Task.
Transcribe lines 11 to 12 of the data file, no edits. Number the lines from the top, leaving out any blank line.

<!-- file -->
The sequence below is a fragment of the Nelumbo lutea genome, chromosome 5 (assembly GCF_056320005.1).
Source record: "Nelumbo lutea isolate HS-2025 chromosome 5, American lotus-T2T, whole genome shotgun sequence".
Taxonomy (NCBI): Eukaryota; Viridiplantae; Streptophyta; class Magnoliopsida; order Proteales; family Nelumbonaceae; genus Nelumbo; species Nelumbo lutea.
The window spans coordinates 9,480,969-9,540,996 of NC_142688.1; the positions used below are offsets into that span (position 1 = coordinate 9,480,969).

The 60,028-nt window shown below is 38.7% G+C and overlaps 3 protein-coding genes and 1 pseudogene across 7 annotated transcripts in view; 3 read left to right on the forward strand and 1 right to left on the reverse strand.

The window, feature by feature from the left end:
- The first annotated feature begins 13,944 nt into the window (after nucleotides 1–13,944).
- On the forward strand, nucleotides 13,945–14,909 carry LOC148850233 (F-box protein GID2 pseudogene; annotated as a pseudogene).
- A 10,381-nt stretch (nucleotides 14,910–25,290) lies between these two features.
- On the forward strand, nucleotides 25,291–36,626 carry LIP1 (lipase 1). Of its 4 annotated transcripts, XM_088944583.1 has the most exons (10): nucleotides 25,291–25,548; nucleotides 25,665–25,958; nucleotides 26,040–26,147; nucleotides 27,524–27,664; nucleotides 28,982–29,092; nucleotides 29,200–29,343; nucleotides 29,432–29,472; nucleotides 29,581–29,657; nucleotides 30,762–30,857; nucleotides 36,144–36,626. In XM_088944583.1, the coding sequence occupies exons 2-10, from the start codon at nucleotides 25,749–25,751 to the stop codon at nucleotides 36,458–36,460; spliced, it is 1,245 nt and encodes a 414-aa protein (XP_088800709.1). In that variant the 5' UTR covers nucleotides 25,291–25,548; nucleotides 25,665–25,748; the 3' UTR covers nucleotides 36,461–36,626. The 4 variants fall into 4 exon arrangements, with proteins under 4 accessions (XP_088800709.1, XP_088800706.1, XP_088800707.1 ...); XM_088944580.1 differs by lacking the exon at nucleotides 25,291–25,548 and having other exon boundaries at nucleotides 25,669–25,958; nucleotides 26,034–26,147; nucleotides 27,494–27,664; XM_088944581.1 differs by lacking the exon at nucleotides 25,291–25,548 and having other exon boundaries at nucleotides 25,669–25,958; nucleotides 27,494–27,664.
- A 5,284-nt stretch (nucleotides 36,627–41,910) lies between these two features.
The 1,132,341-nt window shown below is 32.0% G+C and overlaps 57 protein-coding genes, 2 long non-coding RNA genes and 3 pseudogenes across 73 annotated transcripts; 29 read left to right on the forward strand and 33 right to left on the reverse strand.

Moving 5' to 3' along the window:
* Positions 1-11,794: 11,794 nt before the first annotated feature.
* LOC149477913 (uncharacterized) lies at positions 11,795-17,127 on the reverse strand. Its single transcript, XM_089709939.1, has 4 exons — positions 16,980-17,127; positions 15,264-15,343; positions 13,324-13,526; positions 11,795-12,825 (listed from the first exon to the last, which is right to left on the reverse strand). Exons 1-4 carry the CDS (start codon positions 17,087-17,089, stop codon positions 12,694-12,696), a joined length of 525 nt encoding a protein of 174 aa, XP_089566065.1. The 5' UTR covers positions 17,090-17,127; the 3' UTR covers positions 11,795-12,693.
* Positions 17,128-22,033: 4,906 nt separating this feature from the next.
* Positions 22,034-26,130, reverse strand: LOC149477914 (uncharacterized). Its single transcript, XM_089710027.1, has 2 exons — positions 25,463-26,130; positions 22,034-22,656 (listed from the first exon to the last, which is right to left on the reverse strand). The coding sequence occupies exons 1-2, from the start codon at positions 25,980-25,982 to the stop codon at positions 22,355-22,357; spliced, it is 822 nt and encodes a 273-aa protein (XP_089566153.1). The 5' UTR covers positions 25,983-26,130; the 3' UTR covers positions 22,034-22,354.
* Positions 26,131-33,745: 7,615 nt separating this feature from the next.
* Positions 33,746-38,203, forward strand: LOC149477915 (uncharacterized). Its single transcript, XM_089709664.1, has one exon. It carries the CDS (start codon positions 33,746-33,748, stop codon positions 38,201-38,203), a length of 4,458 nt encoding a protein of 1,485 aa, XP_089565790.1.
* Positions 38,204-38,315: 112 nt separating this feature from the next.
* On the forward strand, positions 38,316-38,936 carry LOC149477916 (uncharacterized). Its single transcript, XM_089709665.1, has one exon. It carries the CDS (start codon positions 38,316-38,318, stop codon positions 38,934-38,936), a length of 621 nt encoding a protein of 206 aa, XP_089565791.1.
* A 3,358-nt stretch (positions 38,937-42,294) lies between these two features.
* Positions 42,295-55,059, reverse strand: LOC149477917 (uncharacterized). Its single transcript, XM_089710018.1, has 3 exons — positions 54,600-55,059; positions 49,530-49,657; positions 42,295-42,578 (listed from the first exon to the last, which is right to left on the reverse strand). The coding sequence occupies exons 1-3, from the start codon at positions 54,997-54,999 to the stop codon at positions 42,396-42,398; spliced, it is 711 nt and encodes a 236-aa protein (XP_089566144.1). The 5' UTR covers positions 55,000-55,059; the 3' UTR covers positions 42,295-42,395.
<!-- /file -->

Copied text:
- A 5,284-nt stretch (nucleotides 36,627–41,910) lies between these two features.
The 1,132,341-nt window shown below is 32.0% G+C and overlaps 57 protein-coding genes, 2 long non-coding RNA genes and 3 pseudogenes across 73 annotated transcripts; 29 read left to right on the forward strand and 33 right to left on the reverse strand.